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A thin plastic shopping bag is stuck — at least temporarily — in marsh vegetation at the edge of the Ashley River near the North Bridge on Tuesday, Nov. 13, 2018. Wade Spees/Staff

Charleston’s single-use plastic bag and foam products ban, which received tentative approval at City Council earlier this month and is up for another vote Tuesday, wouldn’t completely end littering or entirely prevent plastics from winding up in local waterways.

It wouldn’t save every single sea turtle or other marine animal from ingesting plastic bags and other litter or stop climate change and hold back the rising seas that threaten the city’s future livability.

But it would represent a small but significant step toward a cleaner, more sustainable Charleston. For that reason, it merits passage.

Several other South Carolina municipalities have already banned plastic bags and foam containers, including Mount Pleasant, Folly Beach and Isle of Palms. Charleston, however, would be the most populous city to make that decision.

Adding Charleston to the small but growing number of coastal communities fighting for a cleaner, healthier environment would boost the effectiveness of the bans already in place and build a bigger buffer to keeping plastic waste out of local waterways.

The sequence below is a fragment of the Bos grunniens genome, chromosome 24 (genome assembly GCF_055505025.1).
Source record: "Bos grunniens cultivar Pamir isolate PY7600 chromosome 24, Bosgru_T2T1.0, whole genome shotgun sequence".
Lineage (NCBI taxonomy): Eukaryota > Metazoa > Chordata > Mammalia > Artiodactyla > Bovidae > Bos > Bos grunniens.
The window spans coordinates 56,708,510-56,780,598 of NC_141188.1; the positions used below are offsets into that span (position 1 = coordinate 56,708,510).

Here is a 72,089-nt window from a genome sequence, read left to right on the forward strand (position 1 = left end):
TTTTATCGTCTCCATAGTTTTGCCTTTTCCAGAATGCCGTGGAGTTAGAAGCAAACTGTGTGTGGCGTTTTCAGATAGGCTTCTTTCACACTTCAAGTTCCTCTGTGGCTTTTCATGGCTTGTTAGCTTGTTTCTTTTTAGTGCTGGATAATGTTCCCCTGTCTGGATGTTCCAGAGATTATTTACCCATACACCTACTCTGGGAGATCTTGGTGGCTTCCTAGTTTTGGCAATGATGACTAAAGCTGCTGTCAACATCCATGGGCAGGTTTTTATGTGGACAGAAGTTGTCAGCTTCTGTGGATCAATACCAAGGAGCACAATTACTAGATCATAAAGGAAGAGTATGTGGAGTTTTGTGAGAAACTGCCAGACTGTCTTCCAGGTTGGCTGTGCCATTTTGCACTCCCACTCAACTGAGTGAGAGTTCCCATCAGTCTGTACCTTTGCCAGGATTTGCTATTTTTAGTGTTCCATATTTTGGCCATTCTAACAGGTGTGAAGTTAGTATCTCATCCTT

Critics of the plastics ban made some sensible points when City Council last considered the ordinance two weeks ago.

Single-use plastic bags take less energy to produce and transport than do paper or reusable bags. Switching to recyclable or compostable alternatives will cost local businesses money. Banning bags and foam containers won’t stop people from littering.

But those arguments, and many of the others that tend to pop up when similar bans are considered, aren’t so much reasons to reject proposals like the one Charleston City Council is considering as they are reasons why even more effort will be needed.

The fact that the alternatives to plastic bags also consume so much energy and resources to produce and transport suggests we ought to reconsider the many other resource-intensive products and packaging we use a single time and then throw away.

The fact that recyclable and compostable alternatives — which are pretty much useless unless they are recycled or composted, by the way — cost more than single-use plastics suggests we ought to invest in research and technology to make “greener” products more affordable and effective.

The fact that littering is such a significant problem even in a place with as much natural beauty as the Charleston area suggests we might focus on enforcing laws and educating people about the true impacts of trashing our environment, beyond just the aesthetic concerns.

In some cases, the changes we really need are beyond the scope of what a city can achieve through an ordinance. Truly protecting our natural home requires an individual effort and concern for how our choices and lifestyles impact our surroundings now and for decades to come.

Public officials can’t make those changes for us.

But they can push local businesses to take small but meaningful steps toward a healthier, cleaner and more environmentally friendly path. Charleston City Council should pass the plastic bag and foam container ban.